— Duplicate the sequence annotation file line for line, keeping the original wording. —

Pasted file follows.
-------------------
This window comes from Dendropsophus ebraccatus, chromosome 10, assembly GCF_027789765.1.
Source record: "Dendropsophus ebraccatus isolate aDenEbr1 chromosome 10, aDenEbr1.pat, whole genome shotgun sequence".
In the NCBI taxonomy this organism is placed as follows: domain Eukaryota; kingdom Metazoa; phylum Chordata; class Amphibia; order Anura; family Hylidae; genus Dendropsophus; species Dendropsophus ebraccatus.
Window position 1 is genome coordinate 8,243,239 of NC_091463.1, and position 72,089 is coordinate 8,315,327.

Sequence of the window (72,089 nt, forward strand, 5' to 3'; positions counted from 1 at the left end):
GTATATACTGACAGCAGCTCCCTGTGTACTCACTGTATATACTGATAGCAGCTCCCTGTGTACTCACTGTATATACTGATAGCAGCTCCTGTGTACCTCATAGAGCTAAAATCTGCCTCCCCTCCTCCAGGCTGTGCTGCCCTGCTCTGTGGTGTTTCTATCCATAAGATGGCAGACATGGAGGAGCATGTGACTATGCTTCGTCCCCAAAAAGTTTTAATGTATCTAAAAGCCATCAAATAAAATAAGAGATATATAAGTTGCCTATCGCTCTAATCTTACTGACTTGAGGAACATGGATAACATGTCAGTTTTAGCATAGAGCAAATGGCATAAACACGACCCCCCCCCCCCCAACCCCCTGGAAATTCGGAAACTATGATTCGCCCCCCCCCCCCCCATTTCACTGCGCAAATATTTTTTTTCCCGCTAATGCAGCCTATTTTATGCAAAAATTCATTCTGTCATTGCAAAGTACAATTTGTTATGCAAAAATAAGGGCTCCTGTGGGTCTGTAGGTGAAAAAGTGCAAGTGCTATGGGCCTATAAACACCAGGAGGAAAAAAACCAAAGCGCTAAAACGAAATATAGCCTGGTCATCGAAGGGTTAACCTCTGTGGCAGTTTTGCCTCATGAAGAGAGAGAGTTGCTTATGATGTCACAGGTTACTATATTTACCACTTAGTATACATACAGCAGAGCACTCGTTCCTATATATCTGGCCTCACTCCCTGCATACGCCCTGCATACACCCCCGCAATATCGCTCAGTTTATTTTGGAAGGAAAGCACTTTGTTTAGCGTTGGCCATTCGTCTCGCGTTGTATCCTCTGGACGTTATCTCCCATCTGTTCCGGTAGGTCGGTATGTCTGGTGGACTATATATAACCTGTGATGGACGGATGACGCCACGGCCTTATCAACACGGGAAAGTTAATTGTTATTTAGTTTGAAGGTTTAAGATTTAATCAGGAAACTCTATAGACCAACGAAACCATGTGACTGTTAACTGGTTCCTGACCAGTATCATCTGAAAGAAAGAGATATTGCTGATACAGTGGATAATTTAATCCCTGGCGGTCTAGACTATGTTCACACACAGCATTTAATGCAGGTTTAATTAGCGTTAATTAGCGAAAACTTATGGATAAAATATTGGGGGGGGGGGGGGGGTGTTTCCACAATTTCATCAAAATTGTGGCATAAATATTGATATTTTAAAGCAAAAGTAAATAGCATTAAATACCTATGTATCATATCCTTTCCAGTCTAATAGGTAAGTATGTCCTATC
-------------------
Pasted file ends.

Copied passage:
This window comes from Dendropsophus ebraccatus, chromosome 10, assembly GCF_027789765.1.
Source record: "Dendropsophus ebraccatus isolate aDenEbr1 chromosome 10, aDenEbr1.pat, whole genome shotgun sequence".
In the NCBI taxonomy this organism is placed as follows: domain Eukaryota; kingdom Metazoa; phylum Chordata; class Amphibia; order Anura; family Hylidae; genus Dendropsophus; species Dendropsophus ebraccatus.
Window position 1 is genome coordinate 8,243,239 of NC_091463.1, and position 72,089 is coordinate 8,315,327.

Sequence of the window (72,089 nt, forward strand, 5' to 3'; positions counted from 1 at the left end):
GTATATACTGACAGCAGCTCCCTGTGTACTCACTGTATATACTGATAGCAGCTCCCTGTGTACTCACTGTATATACTGATAGCAGCTCCTGTGTACCTCATAGAGCTAAAATCTGCCTCCCCTCCTCCAGGCTGTGCTGCCCTGCTCTGTGGTGTTTCTATCCATAAGATGGCAGACATGGAGGAGCATGTGACTATGCTTCGTCCCCAAAAAGTTTTAATGTATCTAAAAGCCATCAAATAAAATAAGAGATATATAAGTTGCCTATCGCTCTAATCTTACTGACTTGAGGAACATGGATAACATGTCAGTTTTAGCATAGAGCAAATGGCATAAACACGACCCCCCCCCCCCCAACCCCCTGGAAATTCGGAAACTATGATTCGCCCCCCCCCCCCCCATTTCACTGCGCAAATATTTTTTTTCCCGCTAATGCAGCCTATTTTATGCAAAAATTCATTCTGTCATTGCAAAGTACAATTTGTTATGCAAAAATAAGGGCTCCTGTGGGTCTGTAGGTGAAAAAGTGCAAGTGCTATGGGCCTATAAACACCAGGAGGAAAAAAACCAAAGCGCTAAAACGAAATATAGCCTGGTCATCGAAGGGTTAACCTCTGTGGCAGTTTTGCCTCATGAAGAGAGAGAGTTGCTTATGATGTCACAGGTTACTATATTTACCACTTAGTATACATACAGCAGAGCACTCGTTCCTATATATCTGGCCTCACTCCCTGCATACGCCCTGCATACACCCCCGCAATATCGCTCAGTTTATTTTGGAAGGAAAGCACTTTGTTTAGCGTTGGCCATTCGTCTCGCGTTGTATCCTCTGGACGTTATCTCCCATCTGTTCCGGTAGGTCGGTATGTCTGGTGGACTATATATAACCTGTGATGGACGGATGACGCCACGGCCTTATCAACACGGGAAAGTTAATTGTTATTTAGTTTGAAGGTTTAAGATTTAATCAGGAAACTCTATAGACCAACGAAACCATGTGACTGTTAACTGGTTCCTGACCAGTATCATCTGAAAGAAAGAGATATTGCTGATACAGTGGATAATTTAATCCCTGGCGGTCTAGACTATGTTCACACACAGCATTTAATGCAGGTTTAATTAGCGTTAATTAGCGAAAACTTATGGATAAAATATTGGGGGGGGGGGGGGGGTGTTTCCACAATTTCATCAAAATTGTGGCATAAATATTGATATTTTAAAGCAAAAGTAAATAGCATTAAATACCTATGTATCATATCCTTTCCAGTCTAATAGGTAAGTATGTCCTATC